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Understanding Unemployment Rates in U.S. Metropolitan Areas

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Newell, Krista
Oshkosh Scholar. Volume IV, November 2009, pp. 37-43
Aug 2009
Unemployment duration; Unemployment models; Unemployment rate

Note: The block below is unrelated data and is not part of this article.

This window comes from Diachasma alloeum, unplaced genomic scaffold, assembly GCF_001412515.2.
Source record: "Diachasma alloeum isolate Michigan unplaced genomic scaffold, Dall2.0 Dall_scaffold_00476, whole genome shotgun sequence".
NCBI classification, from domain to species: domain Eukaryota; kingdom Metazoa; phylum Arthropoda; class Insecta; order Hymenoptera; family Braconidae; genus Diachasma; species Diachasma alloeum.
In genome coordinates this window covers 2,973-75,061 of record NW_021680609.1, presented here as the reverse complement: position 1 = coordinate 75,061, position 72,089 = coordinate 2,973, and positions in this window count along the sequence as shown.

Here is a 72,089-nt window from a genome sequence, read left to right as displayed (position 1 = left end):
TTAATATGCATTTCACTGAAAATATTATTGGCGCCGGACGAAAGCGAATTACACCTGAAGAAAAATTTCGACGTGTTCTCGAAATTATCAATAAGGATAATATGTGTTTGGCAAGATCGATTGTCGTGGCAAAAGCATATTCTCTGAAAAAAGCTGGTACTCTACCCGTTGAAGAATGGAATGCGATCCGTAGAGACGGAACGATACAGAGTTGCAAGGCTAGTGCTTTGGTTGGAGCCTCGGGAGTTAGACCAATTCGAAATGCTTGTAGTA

By July 2009, the U.S. unemployment rate had increased to levels not seen in 26 years, leaving millions of Americans out of work. By looking at factors associated with unemployment in the past, we can gain greater insight into the causes of unemployment today. This paper explores factors associated with unemployment rates across metropolitan areas in the United States in 2007. I investigated how the rate of unemployment is affected by various economic components such as economic diversity, housing prices, population, salary, and region. I found that population has a positive relationship on the rate of unemployment, that there is an interval in which increasing the number of manufacturing jobs will decrease the unemployment rate, and that wage and housing prices have an inverse relationship with unemployment rates.
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